The government's modernisation programme for health and social care has introduced institutional arrangements that are characteristic of ‘late modernity’. These support heightened surveillance of organisational performance and professional practice, increased bureaucratisation of operational arrangements, instrumental decision making about service provision and a drive to centralise consumer empowerment. Such developments are designed to (re)establish political and public confidence in professional interventions and services that are predictable, reliable and safe. A focus on confidence, however, necessarily neglects the significance of trust for service users and providers. This article argues that privileging confidence over trust fails to acknowledge the role of uncertainty, morality and discretion in the provision of care and has important consequences for service users, managers and frontline practitioners.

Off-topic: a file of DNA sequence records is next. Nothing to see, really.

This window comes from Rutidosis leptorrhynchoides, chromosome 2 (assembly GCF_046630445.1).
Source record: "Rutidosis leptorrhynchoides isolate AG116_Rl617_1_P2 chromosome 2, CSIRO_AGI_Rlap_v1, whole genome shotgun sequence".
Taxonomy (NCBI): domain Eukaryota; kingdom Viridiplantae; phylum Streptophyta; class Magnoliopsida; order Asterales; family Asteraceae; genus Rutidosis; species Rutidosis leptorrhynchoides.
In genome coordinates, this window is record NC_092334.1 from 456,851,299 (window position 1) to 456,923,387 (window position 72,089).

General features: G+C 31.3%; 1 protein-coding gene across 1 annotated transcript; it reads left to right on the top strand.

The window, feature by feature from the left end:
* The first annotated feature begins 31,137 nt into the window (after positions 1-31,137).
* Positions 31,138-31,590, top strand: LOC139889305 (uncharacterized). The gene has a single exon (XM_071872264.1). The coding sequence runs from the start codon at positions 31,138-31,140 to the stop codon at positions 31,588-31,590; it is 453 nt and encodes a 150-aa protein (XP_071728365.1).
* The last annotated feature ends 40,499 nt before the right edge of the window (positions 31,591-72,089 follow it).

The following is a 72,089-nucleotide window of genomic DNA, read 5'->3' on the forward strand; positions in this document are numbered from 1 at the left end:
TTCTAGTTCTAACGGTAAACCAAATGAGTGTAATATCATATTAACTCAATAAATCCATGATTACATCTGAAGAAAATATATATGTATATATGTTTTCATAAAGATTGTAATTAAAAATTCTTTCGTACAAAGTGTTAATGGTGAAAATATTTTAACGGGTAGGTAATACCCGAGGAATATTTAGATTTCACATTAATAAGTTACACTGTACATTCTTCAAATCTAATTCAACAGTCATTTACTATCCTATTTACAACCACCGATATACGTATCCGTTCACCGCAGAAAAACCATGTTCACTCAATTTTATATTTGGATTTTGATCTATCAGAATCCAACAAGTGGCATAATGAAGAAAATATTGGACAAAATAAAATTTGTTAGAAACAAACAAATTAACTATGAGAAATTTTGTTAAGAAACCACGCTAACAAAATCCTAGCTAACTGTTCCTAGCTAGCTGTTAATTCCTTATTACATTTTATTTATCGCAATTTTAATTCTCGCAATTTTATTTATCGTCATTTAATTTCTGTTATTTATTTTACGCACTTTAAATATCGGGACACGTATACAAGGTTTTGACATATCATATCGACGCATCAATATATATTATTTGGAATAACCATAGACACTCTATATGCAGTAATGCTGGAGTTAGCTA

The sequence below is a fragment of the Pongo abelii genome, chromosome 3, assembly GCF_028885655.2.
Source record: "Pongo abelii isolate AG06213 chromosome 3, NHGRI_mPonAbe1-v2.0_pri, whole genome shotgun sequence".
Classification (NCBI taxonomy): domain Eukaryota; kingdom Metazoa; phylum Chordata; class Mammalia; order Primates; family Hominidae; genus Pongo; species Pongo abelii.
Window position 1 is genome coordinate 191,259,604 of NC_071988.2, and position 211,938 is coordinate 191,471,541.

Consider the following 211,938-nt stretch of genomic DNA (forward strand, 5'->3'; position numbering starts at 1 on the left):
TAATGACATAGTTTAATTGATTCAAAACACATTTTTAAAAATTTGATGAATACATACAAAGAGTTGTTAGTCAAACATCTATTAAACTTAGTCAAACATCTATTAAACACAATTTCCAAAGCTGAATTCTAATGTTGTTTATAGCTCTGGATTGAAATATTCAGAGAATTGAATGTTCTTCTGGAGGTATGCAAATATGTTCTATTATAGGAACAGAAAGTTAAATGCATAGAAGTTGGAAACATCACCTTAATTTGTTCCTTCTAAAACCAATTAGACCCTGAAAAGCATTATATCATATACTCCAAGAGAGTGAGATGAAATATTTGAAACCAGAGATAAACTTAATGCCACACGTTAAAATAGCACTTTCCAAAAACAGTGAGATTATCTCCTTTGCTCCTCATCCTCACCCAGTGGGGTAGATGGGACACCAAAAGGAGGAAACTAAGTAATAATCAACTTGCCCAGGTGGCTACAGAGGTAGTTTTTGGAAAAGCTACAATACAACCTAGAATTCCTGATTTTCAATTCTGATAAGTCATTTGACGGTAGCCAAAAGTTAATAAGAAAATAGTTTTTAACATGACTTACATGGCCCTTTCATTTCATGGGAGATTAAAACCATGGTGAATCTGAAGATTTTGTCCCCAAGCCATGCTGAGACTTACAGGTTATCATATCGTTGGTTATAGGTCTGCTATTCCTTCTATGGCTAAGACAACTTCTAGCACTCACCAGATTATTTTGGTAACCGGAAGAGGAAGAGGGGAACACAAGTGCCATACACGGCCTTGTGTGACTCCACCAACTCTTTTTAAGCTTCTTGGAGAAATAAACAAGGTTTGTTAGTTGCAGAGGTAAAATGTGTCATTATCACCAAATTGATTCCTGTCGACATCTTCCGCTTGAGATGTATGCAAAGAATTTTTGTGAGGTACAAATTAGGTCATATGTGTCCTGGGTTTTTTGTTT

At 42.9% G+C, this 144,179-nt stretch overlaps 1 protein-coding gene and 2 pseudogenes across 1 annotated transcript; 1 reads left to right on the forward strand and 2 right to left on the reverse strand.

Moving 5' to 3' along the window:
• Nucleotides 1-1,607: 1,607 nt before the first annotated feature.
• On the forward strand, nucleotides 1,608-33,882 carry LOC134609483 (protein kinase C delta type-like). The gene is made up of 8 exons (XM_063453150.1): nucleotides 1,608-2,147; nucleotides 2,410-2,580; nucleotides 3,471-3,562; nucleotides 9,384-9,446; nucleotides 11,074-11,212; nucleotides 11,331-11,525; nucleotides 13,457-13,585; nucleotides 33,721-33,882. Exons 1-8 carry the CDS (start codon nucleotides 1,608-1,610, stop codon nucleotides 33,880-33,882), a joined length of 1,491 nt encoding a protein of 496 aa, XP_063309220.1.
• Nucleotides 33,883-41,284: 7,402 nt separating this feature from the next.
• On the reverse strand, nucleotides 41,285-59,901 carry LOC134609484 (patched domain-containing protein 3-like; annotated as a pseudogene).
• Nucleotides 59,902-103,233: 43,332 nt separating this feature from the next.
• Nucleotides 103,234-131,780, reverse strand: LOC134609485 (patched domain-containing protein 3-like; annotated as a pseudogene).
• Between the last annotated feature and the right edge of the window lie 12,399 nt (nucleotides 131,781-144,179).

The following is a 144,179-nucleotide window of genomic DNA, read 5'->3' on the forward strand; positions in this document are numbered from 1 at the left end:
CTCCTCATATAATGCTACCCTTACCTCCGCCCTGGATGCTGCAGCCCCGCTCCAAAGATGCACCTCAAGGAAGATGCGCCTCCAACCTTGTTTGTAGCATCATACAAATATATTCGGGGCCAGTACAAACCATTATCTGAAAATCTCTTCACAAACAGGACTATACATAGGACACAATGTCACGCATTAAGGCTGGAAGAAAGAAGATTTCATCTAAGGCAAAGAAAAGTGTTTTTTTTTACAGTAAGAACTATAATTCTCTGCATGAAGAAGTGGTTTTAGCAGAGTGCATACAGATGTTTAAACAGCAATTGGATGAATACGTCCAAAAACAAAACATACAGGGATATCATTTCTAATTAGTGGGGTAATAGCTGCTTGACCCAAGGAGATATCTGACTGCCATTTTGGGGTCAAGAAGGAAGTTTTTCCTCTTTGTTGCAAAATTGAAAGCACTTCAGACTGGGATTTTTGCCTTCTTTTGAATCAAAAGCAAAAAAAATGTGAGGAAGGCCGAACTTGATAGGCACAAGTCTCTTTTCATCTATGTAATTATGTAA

|May 2022 onwards||Past Year||Past 30 Days|
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